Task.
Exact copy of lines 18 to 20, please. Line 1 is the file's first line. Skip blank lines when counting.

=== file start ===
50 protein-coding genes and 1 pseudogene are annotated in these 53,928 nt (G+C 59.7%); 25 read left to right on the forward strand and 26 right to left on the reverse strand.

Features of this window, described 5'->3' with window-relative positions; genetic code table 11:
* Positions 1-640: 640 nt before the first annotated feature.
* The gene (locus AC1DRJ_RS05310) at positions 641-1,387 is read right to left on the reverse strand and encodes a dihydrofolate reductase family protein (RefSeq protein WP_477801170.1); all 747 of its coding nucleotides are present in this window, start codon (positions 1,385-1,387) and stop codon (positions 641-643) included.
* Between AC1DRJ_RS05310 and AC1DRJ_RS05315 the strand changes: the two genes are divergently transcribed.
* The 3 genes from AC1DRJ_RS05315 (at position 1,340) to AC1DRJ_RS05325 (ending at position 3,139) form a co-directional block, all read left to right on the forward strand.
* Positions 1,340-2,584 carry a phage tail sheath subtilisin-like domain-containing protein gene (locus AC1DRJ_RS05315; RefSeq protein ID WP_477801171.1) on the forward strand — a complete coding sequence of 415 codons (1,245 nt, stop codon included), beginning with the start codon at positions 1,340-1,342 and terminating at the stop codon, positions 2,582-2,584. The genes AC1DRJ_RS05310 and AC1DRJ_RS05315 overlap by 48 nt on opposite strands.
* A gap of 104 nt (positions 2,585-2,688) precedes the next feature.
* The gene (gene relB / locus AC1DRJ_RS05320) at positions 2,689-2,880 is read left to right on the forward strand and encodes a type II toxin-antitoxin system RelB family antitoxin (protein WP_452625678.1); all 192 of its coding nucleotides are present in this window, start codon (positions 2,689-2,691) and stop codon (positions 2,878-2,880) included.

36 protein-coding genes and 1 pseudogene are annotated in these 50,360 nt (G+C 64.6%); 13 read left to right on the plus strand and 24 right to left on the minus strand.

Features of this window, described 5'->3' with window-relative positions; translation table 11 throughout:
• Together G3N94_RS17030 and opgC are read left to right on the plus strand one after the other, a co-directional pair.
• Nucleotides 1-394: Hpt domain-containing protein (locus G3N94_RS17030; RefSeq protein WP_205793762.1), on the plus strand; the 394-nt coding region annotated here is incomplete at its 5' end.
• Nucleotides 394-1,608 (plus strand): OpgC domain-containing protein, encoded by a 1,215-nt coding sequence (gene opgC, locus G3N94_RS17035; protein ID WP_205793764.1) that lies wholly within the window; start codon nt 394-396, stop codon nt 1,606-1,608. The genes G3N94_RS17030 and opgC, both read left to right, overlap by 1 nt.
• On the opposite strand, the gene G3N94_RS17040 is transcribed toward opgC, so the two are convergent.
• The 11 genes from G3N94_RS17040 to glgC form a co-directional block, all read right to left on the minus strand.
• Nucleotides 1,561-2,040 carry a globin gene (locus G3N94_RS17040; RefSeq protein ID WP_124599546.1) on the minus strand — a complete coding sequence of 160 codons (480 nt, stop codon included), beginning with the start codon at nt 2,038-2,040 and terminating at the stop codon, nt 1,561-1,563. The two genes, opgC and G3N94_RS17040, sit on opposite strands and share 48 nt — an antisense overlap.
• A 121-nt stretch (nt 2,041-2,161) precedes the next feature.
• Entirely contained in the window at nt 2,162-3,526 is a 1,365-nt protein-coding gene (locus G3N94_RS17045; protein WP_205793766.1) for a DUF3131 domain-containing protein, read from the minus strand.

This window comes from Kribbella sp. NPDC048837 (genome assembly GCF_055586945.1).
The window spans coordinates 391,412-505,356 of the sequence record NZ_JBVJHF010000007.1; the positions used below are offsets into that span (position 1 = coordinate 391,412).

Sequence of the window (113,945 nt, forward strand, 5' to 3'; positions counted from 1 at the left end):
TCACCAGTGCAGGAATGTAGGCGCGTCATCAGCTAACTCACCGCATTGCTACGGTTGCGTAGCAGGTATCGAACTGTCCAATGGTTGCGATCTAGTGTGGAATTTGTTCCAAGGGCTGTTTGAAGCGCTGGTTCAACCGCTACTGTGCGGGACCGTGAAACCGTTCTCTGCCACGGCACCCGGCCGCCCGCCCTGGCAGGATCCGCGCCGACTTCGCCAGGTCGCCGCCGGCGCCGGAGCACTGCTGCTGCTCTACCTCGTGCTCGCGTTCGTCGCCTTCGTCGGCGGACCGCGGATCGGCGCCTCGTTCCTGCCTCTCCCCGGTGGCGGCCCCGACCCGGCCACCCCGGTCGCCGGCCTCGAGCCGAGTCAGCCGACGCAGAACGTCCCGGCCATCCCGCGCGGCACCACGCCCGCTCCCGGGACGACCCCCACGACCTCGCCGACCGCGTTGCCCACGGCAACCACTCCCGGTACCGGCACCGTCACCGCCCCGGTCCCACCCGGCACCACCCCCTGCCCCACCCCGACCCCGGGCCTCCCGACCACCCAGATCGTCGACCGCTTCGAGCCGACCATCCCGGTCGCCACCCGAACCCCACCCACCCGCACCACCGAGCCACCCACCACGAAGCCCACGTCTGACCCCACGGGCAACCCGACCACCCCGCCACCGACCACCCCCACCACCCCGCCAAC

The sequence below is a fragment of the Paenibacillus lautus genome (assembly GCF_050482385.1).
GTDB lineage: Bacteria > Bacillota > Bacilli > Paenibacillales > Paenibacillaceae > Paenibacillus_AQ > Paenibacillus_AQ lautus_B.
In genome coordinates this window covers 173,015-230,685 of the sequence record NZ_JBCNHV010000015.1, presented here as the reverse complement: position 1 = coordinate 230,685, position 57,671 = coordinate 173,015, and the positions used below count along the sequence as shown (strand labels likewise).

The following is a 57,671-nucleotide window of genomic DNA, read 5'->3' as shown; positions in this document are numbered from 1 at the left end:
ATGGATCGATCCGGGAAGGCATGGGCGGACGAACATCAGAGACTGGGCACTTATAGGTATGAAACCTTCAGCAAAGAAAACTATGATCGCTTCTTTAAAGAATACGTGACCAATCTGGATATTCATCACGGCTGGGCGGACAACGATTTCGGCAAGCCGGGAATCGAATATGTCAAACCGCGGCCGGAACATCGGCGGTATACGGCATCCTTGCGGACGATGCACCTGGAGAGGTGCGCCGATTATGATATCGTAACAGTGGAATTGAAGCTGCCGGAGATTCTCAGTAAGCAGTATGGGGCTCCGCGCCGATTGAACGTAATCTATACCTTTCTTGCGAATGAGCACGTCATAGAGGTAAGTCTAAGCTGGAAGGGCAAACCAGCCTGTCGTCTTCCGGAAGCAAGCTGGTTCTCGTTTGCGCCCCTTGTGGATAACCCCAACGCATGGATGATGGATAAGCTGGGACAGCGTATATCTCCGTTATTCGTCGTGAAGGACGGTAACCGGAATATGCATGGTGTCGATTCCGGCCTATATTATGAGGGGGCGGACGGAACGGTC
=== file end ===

• A 121-nt stretch (nt 2,041-2,161) precedes the next feature.
• Entirely contained in the window at nt 2,162-3,526 is a 1,365-nt protein-coding gene (locus G3N94_RS17045; protein WP_205793766.1) for a DUF3131 domain-containing protein, read from the minus strand.

This window comes from Kribbella sp. NPDC048837 (genome assembly GCF_055586945.1).